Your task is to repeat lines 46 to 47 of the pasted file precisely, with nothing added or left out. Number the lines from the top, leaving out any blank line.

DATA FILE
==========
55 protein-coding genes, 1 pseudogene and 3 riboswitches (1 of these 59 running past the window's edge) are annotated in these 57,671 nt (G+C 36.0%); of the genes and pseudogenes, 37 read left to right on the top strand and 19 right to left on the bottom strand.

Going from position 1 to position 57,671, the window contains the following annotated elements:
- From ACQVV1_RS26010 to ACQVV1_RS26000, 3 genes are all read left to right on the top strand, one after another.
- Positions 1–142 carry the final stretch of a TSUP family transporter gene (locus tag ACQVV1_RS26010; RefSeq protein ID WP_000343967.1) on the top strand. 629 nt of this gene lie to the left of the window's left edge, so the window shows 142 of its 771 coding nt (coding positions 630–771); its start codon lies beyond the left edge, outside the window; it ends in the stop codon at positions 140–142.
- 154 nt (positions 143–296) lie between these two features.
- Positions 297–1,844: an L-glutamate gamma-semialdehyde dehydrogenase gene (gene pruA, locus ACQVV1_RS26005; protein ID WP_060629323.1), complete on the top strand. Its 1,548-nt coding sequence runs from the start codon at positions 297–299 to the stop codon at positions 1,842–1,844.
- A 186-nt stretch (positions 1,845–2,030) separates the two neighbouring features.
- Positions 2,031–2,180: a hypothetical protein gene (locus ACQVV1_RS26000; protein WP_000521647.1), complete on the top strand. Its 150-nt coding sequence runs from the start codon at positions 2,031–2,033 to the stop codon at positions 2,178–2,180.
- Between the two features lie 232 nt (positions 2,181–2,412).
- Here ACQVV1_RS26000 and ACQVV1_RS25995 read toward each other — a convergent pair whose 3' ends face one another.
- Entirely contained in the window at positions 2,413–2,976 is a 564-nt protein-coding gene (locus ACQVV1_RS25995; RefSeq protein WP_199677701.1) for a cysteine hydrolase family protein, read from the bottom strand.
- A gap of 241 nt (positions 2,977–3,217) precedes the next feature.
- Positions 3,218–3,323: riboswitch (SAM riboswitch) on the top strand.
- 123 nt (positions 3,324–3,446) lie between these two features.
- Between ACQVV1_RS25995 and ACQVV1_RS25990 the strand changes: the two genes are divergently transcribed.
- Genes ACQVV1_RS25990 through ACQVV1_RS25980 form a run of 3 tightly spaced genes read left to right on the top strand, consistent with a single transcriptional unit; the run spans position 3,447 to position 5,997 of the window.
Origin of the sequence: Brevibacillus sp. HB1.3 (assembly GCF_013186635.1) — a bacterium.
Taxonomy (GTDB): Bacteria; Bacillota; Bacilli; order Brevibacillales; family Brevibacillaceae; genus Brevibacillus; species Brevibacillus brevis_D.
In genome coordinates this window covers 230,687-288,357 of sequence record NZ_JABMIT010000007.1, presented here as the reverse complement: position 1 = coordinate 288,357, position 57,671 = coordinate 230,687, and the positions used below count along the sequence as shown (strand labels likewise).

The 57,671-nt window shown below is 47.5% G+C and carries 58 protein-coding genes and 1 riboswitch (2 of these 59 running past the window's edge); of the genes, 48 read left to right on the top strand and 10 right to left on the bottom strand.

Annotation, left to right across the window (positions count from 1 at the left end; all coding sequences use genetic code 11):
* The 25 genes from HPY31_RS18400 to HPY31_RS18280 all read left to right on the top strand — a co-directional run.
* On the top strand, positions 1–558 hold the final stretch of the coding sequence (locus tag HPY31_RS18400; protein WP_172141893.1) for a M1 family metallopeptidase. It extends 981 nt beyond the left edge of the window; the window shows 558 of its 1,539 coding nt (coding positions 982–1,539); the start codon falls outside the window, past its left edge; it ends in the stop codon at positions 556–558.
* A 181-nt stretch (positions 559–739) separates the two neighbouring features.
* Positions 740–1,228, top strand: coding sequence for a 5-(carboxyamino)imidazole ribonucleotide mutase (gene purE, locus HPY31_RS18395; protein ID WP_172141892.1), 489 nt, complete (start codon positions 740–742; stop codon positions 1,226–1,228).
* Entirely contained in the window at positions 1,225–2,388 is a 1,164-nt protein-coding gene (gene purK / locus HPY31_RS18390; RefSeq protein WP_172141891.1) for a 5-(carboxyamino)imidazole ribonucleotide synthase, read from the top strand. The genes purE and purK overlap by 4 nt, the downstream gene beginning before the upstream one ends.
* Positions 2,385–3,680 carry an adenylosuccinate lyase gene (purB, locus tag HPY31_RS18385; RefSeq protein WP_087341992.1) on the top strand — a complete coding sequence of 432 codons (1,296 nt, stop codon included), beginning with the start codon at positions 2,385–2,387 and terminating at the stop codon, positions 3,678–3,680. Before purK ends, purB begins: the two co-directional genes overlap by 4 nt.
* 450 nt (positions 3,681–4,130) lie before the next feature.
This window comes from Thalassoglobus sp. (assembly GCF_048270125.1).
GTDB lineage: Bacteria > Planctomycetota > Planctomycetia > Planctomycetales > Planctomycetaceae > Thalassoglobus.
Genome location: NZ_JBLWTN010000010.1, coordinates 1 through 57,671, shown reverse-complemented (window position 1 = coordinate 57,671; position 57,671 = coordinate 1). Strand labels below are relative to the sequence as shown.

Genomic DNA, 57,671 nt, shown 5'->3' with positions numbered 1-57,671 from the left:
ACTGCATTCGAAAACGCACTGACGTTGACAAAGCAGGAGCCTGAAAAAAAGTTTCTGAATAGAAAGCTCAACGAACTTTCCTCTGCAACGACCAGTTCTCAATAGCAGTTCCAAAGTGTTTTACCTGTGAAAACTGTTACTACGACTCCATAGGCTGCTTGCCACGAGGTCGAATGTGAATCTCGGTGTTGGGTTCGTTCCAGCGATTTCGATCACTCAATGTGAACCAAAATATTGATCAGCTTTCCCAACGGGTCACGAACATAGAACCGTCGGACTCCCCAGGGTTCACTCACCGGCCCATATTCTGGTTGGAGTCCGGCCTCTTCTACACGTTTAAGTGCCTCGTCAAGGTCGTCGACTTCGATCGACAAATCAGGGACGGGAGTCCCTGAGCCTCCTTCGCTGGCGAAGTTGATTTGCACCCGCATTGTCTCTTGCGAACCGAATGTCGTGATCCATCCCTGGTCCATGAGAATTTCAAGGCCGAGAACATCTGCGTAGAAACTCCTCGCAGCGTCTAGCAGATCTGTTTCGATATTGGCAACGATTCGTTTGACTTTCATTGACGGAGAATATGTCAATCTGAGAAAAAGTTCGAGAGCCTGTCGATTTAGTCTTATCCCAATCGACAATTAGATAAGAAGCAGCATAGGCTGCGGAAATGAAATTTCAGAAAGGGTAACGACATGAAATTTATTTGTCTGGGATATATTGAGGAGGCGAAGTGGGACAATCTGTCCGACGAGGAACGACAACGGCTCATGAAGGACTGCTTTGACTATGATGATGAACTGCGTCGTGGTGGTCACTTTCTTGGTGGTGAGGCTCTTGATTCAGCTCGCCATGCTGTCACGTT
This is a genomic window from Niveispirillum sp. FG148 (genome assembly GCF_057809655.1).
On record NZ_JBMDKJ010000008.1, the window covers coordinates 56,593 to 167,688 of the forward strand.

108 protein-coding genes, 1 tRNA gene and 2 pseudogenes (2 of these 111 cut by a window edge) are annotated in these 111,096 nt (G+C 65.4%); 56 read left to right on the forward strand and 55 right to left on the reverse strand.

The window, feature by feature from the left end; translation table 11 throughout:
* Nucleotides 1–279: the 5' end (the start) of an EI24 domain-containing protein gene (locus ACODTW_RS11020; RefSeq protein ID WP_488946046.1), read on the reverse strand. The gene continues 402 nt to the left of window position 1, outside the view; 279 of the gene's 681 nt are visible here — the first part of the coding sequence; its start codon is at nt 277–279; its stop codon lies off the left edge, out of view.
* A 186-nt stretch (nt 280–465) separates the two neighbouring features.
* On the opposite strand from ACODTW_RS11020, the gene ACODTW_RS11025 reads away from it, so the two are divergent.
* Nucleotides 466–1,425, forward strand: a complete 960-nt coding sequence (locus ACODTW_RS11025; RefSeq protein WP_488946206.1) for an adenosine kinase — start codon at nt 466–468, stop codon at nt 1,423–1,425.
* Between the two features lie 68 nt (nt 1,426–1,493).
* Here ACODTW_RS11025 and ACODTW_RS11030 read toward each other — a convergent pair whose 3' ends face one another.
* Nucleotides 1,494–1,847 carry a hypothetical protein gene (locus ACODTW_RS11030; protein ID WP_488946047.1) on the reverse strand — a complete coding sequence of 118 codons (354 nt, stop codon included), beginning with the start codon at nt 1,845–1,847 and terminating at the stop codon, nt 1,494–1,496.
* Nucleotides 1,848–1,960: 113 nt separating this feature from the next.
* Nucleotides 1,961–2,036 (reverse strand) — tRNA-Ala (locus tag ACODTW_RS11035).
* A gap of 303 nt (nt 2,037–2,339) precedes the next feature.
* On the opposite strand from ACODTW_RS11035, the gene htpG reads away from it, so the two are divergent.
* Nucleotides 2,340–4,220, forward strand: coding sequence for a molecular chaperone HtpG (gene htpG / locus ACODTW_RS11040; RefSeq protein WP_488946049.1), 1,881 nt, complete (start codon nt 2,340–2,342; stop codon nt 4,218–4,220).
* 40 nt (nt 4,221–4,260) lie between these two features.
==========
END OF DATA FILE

* Nucleotides 1,961–2,036 (reverse strand) — tRNA-Ala (locus tag ACODTW_RS11035).
* A gap of 303 nt (nt 2,037–2,339) precedes the next feature.